Braunston: Six Locks And A Tunnel

We should have gone to Tradline to buy a pair of centre line ropes on Saturday, but the weather was so horrible, we stayed put. Yesterday (Sunday) the weather was beautiful, and it would have been lovely to move on, but seeing that Tradline are closed on Sundays we were sorry we never braved the rain to visit their shop on Saturday. Still it did give John the opportunity to watch 3 rugby matches, and (I kid you not!) several footie matches (yawn…).

The weather was glorious this morning, though there were ice on the canal, it wasn’t thick, but it was there. We traipsed to Tradline, picking our way through a partly frozen ‘towpath’ mud. The shop is fantastic, and the lady who served us couldn’t be more helpful or nice.  We left with a pair of lovely blue centre lines, and a couple of shiny shackles to go with them. We also bought two bright red, braid on braid, mooring ropes. We didn’t intend to buy the mooring ropes, but seeing we had the opportunity, and our plans are to sail on the Thames, we ought to make sure our equipment is tip-top. Cyan is going to look really smart with her bright red mooring ropes, and her blue centre lines.

We swapped our ‘old’ centre lines for our ‘new’ ones before we left our mooring. The morning sun had now decided to ‘hide’, but at least the sun had melted the ice before the sun disappeared.

Passing the ‘Gongoozler Cafe’,

… passing Braunston Marina,

and passing Braunston Pump House.

Then we came to Braunston Bottom Lock…. and a bit of a disaster.

John was doing the locking today, and of course I’d volunteered to be the ‘skipper’ (we both needed to brush up on our chosen/swapped ‘job’ for the day).

At the bottom lock, space was rather tight due to a busy boatyard, and moored hired boats. John jumped off Cyan with his windlass, and I thinking it was a ‘good idea’; took Cyan into the ‘mouth entrance’ of the lock gates. The lock was full of water, so John raised the paddles to empty the lock. Something ‘weird’ goes on when water gushes out in front of a boat, like in a lock. The water somehow travels under the boat and pushes the boat forward and not as we’d think; backwards (no doubt a physics theory can explain this). I quickly put Cyan in reverse to stop her moving forward, but this exasperated the situation, and she crashed forwards into the lock gates. I felt sick!

John Glared! 🙁 Luckily the locks were okay, but not our button fender on the bow. The button is fastened on with chains, but one of the links is a plastic cable tie. It’s a weak link just in case the button gets trapped in a lock gate or something. The weak link broke, and the button hung off Cyan, and was under the water. Once out of the lock, John fished out the button, and has left it to drain on the bow; at a convenient time when the weight of the water has drained, the button will be fixed again.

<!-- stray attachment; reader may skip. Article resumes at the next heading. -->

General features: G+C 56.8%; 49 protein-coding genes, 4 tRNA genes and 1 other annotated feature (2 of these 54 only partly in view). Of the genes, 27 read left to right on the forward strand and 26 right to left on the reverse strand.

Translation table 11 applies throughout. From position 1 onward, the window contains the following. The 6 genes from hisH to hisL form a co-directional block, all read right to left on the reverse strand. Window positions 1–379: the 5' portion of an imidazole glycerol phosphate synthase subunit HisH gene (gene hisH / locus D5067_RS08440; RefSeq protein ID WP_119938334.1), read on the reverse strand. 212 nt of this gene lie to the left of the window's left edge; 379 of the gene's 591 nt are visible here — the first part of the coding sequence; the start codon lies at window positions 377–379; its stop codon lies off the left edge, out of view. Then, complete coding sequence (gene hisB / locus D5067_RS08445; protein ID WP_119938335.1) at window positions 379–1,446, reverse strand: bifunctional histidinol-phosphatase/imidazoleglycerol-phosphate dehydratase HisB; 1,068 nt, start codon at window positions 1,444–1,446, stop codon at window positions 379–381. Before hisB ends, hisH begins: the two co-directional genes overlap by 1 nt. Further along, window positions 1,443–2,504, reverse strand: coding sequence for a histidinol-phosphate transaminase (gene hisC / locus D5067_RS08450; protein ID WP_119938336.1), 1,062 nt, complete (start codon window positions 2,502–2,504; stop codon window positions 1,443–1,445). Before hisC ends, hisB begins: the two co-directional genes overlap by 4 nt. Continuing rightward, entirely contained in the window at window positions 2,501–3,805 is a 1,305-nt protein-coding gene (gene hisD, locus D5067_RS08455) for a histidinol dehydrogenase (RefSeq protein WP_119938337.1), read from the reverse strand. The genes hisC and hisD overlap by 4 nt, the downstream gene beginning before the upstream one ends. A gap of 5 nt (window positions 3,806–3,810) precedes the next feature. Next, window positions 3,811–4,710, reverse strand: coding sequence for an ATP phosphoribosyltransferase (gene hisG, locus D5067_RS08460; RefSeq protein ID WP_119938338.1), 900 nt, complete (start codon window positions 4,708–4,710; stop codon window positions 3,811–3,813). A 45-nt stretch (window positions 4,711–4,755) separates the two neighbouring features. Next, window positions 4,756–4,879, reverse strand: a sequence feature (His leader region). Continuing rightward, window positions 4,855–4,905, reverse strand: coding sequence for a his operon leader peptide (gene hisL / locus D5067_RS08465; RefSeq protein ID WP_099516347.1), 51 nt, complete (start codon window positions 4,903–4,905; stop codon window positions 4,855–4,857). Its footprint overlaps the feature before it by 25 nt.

The weather was now starting to get very cold. We even had some snow flurries. (Please notice the ‘pristine’ centre lines 🙂 )

After we’d climbed the six Braunston Locks, we had a short cruise towards Braunston Tunnel. The tunnel is 2042 yards, and it has an S bend in the middle. Reason was because ‘both ends’ of the tunnel were excavated at the same time, but when the work reached the middle of the tunnel, the ‘ends’ were slightly out. Amazing that this tunnel was opened in 1796 – before the Napoleonic Wars!

I’d rather not do tunnels, I wish we didn’t have to go through them, but needs must. My job when going through the tunnel was to hold Rusty tight to try and reassure him, and also to try and stop him shaking!

Relief all round when we sailed out of the tunnel.

Almost a ‘blanket’ of snowdrops.

We’d set off thinking we’d moor just after the 2nd lock, by the Admiral Nelson PH, but at the last minute we thought we’d press on through the tunnel. This meant we didn’t have a mooring plan, and we were getting rather cold.

A quick look at our map told us there were visitor moorings just after Norton Junction. We’ve not been through this way before; for us we’re on ‘uncharted’ grounds

Unfortunately at Norton Junction, we couldn’t get to moor. There were spaces, or there would have been if other boaters had moored up next to each other. The available spaces weren’t big enough for Cyan.

There’s no way I felt we could have gone down Buckby Top Lock No 7. The time was 4:30 pm, and our fingers and knees were frozen. It’s not ‘good form’ we know, but we’ve moored just after the waterpoint, and before the lock landing. We’re not stopping anyone from topping up with water, and we’re not stopping anyone from jumping from their boat to set the lock. Think we’ll be setting off early tomorrow just in case we annoy anyone.

Today we’ve climbed 6 locks, through one long tunnel, and cruised 4 miles.

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